"I took Friday off work and first thing in the morning while I was doing my usual morning stretch routine, it just hit me! I became so obsessed with my posture, thinking that stretches should magically make my pain disappear, but I wasn’t viewing my body as how I used it during regular activity; I was also very guilty of giving up on certain things when they got "too hard" (lunges, squats). My balance was bad (despite trying to practice it while putting on my socks and shoes), my walking gait was horrible, I wasn’t really trying to do anything that required some effort, and I was continuing my bad habits of resting for hours before I tried to get back up and stretch again. Having reread some of the personal stories, I worked on my walking: feet straight ahead, feet hip-distance apart, heel to ball of foot, using my whole foot to walk - I was so focused on posture that I was holding myself stiff while walking instead of walking naturally with a bit of rotation at the waist). When I thought I was using my muscles, I was really just tensing them right up instead of truly using them. Reading posts and walking also made me realize how tight my Achilles tendon, hamstrings, and hips are. I decided to work on this through my stretches too. Next hour I was back up and walking, and stretching those areas after (using a counter to hold onto while doing a full squat, doorway hamstring stretch, and stretching my hip sitting on a chair rather than lying on the floor). Every hour I walked and stretched, and every walking session was longer, every stretching session I could actually stretch farther! Halfway through the day - now it was time to really engage myself in those lunges and half-squats - just do them and do them properly - no excuses - I need them for everyday life and unless I go beyond what I think I can do, I’ll never get to that point. They’re definitely not just part of an exercise routine, but unless I could do them with strength and stability in my living room, I knew I couldn’t do them in a fast-paced setting when I needed them.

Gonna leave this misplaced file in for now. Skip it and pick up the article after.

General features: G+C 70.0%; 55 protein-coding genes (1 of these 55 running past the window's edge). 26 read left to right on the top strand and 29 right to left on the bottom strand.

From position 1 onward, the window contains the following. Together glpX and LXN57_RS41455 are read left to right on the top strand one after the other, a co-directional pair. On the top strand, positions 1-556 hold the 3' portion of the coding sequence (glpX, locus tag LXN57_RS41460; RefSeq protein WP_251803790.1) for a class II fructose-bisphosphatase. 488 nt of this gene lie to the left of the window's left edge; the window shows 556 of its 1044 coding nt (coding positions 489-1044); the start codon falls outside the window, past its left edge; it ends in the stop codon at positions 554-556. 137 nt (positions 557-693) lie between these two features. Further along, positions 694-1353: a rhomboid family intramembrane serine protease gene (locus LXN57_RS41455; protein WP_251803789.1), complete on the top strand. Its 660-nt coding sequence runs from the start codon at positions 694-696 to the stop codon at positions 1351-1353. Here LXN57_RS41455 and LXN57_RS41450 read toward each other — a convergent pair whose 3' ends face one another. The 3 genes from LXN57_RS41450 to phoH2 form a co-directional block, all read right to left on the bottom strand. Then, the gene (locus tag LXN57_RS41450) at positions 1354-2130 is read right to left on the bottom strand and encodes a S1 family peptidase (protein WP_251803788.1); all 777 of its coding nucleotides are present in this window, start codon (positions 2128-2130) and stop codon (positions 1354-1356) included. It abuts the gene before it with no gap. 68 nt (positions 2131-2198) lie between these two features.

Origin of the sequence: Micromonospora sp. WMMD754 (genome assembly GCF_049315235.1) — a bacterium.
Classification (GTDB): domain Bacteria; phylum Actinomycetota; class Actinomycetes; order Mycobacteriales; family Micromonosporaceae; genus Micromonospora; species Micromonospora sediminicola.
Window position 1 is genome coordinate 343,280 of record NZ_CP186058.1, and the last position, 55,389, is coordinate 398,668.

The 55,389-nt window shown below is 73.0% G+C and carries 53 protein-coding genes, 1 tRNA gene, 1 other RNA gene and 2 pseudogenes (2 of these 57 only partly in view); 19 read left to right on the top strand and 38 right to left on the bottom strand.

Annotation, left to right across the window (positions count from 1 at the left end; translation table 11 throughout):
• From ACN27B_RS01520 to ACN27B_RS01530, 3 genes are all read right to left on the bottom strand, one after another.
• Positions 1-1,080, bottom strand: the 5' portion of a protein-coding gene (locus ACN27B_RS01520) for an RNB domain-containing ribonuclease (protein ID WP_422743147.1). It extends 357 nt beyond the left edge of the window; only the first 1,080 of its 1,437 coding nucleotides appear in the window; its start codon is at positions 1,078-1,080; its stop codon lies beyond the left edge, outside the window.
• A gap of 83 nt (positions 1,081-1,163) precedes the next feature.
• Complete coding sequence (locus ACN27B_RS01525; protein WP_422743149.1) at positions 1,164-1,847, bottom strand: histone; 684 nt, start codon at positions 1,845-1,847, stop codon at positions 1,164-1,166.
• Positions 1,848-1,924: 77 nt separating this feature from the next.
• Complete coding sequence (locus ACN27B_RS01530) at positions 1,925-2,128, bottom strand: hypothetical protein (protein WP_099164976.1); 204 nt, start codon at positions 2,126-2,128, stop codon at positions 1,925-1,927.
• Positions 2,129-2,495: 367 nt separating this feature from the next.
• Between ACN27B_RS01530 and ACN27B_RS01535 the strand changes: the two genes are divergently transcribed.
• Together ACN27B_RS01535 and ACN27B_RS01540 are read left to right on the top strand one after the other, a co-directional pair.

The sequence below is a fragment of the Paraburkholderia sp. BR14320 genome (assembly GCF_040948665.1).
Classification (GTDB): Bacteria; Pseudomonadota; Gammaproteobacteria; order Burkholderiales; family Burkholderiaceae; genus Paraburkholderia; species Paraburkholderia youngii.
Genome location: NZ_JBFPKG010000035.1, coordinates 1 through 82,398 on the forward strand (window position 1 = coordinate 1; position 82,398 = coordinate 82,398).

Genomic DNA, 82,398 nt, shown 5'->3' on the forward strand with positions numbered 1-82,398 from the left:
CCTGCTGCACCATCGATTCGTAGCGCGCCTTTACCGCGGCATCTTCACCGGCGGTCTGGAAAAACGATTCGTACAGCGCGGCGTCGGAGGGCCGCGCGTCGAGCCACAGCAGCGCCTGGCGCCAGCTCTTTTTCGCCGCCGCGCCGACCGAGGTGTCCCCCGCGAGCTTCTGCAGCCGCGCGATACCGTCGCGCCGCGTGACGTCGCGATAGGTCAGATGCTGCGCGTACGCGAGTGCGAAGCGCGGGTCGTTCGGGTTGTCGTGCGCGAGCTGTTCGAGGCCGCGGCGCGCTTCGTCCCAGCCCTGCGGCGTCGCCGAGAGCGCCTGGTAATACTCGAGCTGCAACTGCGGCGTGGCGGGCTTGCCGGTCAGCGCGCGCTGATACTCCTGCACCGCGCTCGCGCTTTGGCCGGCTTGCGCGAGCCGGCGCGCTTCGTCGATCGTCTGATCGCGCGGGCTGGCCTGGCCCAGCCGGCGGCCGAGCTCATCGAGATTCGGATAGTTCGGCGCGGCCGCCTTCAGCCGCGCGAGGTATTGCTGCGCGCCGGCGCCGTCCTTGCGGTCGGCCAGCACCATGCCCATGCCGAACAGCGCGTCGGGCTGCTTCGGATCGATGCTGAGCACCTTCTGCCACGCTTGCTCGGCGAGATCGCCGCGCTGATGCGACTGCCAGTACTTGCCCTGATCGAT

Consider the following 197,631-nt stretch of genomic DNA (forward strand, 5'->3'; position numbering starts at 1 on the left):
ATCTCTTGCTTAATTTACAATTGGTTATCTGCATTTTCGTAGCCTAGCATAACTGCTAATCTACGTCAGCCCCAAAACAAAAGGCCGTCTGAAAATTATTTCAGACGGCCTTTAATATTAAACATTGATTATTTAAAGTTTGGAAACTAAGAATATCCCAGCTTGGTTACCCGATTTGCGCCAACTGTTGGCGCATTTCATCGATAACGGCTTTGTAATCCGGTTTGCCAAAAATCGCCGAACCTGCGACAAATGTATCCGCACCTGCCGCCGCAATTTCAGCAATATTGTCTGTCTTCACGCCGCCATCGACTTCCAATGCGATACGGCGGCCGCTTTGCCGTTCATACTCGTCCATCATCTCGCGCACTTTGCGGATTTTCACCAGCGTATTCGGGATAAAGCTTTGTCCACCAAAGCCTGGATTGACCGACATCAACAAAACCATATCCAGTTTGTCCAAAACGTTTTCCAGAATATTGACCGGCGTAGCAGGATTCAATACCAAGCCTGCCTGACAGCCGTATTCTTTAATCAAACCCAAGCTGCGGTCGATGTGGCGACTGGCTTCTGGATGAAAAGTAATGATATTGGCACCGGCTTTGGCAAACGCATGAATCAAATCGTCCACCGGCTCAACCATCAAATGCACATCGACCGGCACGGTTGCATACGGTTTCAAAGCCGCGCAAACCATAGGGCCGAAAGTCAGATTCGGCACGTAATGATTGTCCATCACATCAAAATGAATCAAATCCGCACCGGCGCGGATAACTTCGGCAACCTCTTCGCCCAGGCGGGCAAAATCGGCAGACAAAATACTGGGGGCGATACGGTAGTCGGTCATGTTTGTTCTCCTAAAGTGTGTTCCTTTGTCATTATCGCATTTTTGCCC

"Time to stop making excuses. I was up and about constantly all day, walking, lunges and squats, stretching. By the end of the day, I can’t even describe my feeling of elation when I went to bed completely pain free, with my left leg hardly stiff at all, and some of the numbness in my left foot gone! Actually having been rather lazy, and in fear of lunges and squats doing more damage, they turned out to be the best stretches and strengtheners...now why wouldn’t I want to use these in all situations to get a beautiful natural stretch during my day! The confidence and calmness that all using your principles, and truly using my muscles to engage in activities is giving me give is fabulous. Not to mention all the energy! This is a new way of life for me. And quitting smoking is not a different story...it’s the same story...and my next step is to look into my eating habits and to quit smoking. It’s my life and my body is a temple...I’m sick of mistreating this temple with lethargy and apathy. No more unhealthy exercises in "power" work-outs and yoga for me...strength, balance and flexibility will is every moment, every day. Now I'm ready for your Healthy Martial Arts book...